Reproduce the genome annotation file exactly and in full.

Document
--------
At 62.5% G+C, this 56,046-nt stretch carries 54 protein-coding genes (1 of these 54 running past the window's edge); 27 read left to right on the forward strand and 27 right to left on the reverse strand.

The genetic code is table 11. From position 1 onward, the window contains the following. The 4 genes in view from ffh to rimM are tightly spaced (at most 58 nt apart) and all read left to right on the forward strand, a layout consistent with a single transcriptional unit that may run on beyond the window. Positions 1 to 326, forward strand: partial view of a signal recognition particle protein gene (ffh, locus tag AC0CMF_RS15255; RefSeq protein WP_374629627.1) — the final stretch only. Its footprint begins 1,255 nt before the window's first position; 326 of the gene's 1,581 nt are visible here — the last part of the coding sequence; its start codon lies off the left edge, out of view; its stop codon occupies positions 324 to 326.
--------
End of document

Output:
At 62.5% G+C, this 56,046-nt stretch carries 54 protein-coding genes (1 of these 54 running past the window's edge); 27 read left to right on the forward strand and 27 right to left on the reverse strand.

The genetic code is table 11. From position 1 onward, the window contains the following. The 4 genes in view from ffh to rimM are tightly spaced (at most 58 nt apart) and all read left to right on the forward strand, a layout consistent with a single transcriptional unit that may run on beyond the window. Positions 1 to 326, forward strand: partial view of a signal recognition particle protein gene (ffh, locus tag AC0CMF_RS15255; RefSeq protein WP_374629627.1) — the final stretch only. Its footprint begins 1,255 nt before the window's first position; 326 of the gene's 1,581 nt are visible here — the last part of the coding sequence; its start codon lies off the left edge, out of view; its stop codon occupies positions 324 to 326.